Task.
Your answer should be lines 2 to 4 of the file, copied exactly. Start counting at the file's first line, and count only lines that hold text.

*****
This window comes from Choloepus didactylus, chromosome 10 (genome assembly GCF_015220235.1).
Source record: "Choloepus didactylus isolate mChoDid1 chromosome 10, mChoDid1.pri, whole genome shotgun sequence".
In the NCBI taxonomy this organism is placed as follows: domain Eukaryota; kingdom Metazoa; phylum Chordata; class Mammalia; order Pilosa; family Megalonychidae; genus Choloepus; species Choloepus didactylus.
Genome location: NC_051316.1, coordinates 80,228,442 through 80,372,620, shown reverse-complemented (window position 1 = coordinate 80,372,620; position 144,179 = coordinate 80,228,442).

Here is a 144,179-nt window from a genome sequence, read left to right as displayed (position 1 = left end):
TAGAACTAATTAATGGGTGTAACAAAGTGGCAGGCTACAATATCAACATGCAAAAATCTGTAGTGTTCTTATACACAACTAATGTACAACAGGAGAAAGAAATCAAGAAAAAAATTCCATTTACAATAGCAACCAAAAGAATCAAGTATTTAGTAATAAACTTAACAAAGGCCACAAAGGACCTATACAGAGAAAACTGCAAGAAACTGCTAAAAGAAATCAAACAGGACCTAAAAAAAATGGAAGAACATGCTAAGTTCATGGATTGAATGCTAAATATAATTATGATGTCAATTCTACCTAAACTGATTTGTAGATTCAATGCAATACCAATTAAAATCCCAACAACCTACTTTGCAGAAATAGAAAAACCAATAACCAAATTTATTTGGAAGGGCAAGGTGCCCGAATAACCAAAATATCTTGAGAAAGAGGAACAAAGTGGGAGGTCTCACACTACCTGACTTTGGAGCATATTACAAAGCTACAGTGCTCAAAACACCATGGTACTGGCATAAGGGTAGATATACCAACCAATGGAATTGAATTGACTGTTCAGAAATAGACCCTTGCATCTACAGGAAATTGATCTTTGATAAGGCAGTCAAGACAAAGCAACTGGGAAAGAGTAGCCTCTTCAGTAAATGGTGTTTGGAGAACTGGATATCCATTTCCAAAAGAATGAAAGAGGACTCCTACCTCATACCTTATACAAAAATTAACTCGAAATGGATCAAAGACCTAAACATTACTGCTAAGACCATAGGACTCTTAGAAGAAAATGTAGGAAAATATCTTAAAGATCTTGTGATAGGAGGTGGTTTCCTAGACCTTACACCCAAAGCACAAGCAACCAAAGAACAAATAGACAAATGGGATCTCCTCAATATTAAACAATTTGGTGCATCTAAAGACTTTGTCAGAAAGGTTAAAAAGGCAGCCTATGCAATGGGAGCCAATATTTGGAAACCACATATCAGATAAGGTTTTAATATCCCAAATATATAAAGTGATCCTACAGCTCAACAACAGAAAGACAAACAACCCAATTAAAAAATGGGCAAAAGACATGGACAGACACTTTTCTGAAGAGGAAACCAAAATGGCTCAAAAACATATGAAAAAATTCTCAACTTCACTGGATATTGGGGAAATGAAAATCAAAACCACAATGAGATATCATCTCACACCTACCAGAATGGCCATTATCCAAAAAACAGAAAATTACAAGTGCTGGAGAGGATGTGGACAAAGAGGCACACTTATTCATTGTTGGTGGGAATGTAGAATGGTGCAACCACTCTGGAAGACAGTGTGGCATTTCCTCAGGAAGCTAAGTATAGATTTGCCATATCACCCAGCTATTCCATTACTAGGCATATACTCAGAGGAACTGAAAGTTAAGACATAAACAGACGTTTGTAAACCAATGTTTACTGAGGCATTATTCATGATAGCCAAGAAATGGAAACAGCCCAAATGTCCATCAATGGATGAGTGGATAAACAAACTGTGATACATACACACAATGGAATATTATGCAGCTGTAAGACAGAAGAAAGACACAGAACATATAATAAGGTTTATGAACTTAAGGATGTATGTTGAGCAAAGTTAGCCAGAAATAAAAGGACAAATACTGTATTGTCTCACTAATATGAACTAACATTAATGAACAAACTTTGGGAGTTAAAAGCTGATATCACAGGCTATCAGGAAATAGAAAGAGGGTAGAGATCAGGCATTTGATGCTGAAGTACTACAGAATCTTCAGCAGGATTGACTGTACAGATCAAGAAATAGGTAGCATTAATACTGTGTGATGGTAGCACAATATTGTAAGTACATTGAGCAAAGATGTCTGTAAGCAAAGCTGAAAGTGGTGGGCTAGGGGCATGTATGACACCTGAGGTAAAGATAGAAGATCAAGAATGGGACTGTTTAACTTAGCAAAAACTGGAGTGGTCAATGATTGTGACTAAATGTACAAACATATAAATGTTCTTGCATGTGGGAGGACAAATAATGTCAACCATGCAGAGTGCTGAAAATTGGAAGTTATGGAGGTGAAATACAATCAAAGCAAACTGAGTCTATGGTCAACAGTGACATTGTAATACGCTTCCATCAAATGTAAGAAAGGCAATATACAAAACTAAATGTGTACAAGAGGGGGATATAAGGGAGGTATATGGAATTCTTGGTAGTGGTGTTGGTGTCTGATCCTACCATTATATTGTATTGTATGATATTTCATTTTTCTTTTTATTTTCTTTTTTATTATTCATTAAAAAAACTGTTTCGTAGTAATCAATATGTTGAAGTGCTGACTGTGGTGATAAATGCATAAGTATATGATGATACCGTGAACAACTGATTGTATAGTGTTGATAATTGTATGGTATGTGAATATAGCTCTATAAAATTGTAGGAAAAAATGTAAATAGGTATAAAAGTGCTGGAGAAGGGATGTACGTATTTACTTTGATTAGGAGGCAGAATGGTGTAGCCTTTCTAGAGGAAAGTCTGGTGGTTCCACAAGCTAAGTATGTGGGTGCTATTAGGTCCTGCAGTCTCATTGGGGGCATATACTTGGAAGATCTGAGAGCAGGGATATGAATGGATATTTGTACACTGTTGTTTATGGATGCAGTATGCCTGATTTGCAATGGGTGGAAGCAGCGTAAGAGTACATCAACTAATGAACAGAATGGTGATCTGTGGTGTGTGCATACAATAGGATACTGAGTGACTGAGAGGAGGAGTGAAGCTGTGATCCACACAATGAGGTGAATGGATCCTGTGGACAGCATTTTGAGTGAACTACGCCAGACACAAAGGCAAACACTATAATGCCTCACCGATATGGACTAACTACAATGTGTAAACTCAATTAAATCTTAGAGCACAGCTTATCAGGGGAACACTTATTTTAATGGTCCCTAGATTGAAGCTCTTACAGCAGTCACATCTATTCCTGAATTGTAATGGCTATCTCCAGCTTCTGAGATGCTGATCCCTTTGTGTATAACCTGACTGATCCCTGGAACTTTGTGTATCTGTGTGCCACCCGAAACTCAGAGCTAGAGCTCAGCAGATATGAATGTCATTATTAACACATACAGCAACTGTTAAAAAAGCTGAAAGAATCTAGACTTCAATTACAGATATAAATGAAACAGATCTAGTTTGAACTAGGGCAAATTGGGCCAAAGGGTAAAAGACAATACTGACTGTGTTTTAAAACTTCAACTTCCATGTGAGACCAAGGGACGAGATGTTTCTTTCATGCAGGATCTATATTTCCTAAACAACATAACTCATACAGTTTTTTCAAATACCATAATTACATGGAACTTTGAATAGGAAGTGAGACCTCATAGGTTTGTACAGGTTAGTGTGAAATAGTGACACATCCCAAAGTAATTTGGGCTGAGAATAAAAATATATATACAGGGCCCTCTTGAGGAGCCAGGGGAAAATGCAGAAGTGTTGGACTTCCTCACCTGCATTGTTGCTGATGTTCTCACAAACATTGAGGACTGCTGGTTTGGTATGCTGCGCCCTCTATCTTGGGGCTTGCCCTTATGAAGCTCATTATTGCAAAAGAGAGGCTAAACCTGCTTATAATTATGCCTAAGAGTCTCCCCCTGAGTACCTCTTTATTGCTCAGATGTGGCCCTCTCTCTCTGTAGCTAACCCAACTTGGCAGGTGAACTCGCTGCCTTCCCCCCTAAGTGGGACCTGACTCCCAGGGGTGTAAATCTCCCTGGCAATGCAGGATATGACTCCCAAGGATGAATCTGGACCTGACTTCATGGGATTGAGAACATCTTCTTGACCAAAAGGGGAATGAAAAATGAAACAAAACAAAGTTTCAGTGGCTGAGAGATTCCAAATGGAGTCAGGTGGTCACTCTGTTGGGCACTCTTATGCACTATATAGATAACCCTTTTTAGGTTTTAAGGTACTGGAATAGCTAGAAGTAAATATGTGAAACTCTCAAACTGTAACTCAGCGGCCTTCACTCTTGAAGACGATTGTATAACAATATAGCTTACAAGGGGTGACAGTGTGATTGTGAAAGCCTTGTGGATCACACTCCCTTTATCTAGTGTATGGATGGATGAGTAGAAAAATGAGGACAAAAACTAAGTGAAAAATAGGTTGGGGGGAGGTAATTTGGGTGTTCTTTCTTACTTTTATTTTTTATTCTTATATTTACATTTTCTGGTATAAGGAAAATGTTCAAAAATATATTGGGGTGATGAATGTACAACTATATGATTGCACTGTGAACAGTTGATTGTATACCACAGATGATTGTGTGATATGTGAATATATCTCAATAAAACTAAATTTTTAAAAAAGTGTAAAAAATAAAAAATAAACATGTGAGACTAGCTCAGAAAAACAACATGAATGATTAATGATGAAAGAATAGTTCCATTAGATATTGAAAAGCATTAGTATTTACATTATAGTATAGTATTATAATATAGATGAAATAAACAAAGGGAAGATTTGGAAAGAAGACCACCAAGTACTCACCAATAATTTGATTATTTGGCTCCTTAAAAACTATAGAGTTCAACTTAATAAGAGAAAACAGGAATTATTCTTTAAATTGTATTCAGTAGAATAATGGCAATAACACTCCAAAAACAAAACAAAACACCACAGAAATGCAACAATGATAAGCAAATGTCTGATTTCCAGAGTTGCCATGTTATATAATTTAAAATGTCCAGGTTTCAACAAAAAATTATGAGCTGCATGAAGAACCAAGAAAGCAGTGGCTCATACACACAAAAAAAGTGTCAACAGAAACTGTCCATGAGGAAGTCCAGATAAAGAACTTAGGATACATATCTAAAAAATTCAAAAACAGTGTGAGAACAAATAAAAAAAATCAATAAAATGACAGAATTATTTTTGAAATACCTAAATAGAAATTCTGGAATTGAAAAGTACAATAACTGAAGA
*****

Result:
Source record: "Choloepus didactylus isolate mChoDid1 chromosome 10, mChoDid1.pri, whole genome shotgun sequence".
In the NCBI taxonomy this organism is placed as follows: domain Eukaryota; kingdom Metazoa; phylum Chordata; class Mammalia; order Pilosa; family Megalonychidae; genus Choloepus; species Choloepus didactylus.
Genome location: NC_051316.1, coordinates 80,228,442 through 80,372,620, shown reverse-complemented (window position 1 = coordinate 80,372,620; position 144,179 = coordinate 80,228,442).